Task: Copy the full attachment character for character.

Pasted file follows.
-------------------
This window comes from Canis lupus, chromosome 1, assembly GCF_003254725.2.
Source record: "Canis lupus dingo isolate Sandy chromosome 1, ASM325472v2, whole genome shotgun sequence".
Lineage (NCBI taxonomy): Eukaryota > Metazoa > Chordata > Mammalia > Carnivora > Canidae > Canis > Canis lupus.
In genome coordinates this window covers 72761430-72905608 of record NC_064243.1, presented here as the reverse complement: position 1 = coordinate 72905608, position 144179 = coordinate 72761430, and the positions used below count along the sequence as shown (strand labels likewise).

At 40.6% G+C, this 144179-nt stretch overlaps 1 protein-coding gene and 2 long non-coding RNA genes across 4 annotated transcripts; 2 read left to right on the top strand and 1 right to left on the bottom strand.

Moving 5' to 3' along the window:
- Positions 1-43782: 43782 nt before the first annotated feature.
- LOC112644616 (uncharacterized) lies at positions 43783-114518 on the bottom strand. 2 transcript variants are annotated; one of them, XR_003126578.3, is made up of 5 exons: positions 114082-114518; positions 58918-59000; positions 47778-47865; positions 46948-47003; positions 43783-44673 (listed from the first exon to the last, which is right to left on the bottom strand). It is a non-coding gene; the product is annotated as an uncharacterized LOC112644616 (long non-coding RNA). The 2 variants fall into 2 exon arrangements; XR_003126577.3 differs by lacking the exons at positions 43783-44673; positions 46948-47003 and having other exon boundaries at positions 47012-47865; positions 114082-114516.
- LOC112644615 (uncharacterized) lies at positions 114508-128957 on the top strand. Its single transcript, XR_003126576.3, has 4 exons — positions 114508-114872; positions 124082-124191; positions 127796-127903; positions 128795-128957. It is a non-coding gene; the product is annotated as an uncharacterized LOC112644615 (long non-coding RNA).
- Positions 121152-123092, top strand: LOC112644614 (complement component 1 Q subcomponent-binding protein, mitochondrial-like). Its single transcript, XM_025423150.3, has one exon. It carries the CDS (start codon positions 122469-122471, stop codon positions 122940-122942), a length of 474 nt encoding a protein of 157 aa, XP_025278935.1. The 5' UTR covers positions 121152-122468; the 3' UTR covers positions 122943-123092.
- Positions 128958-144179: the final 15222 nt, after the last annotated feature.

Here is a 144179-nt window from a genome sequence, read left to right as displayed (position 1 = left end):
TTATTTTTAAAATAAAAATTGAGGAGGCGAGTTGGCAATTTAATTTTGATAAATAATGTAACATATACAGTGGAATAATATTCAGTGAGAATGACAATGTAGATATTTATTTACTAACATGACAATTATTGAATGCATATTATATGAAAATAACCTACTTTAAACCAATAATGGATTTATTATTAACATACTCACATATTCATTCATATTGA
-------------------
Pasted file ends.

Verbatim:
This window comes from Canis lupus, chromosome 1, assembly GCF_003254725.2.
Source record: "Canis lupus dingo isolate Sandy chromosome 1, ASM325472v2, whole genome shotgun sequence".
Lineage (NCBI taxonomy): Eukaryota > Metazoa > Chordata > Mammalia > Carnivora > Canidae > Canis > Canis lupus.
In genome coordinates this window covers 72761430-72905608 of record NC_064243.1, presented here as the reverse complement: position 1 = coordinate 72905608, position 144179 = coordinate 72761430, and the positions used below count along the sequence as shown (strand labels likewise).

At 40.6% G+C, this 144179-nt stretch overlaps 1 protein-coding gene and 2 long non-coding RNA genes across 4 annotated transcripts; 2 read left to right on the top strand and 1 right to left on the bottom strand.

Moving 5' to 3' along the window:
- Positions 1-43782: 43782 nt before the first annotated feature.
- LOC112644616 (uncharacterized) lies at positions 43783-114518 on the bottom strand. 2 transcript variants are annotated; one of them, XR_003126578.3, is made up of 5 exons: positions 114082-114518; positions 58918-59000; positions 47778-47865; positions 46948-47003; positions 43783-44673 (listed from the first exon to the last, which is right to left on the bottom strand). It is a non-coding gene; the product is annotated as an uncharacterized LOC112644616 (long non-coding RNA). The 2 variants fall into 2 exon arrangements; XR_003126577.3 differs by lacking the exons at positions 43783-44673; positions 46948-47003 and having other exon boundaries at positions 47012-47865; positions 114082-114516.
- LOC112644615 (uncharacterized) lies at positions 114508-128957 on the top strand. Its single transcript, XR_003126576.3, has 4 exons — positions 114508-114872; positions 124082-124191; positions 127796-127903; positions 128795-128957. It is a non-coding gene; the product is annotated as an uncharacterized LOC112644615 (long non-coding RNA).
- Positions 121152-123092, top strand: LOC112644614 (complement component 1 Q subcomponent-binding protein, mitochondrial-like). Its single transcript, XM_025423150.3, has one exon. It carries the CDS (start codon positions 122469-122471, stop codon positions 122940-122942), a length of 474 nt encoding a protein of 157 aa, XP_025278935.1. The 5' UTR covers positions 121152-122468; the 3' UTR covers positions 122943-123092.
- Positions 128958-144179: the final 15222 nt, after the last annotated feature.

Here is a 144179-nt window from a genome sequence, read left to right as displayed (position 1 = left end):
TTATTTTTAAAATAAAAATTGAGGAGGCGAGTTGGCAATTTAATTTTGATAAATAATGTAACATATACAGTGGAATAATATTCAGTGAGAATGACAATGTAGATATTTATTTACTAACATGACAATTATTGAATGCATATTATATGAAAATAACCTACTTTAAACCAATAATGGATTTATTATTAACATACTCACATATTCATTCATATTGA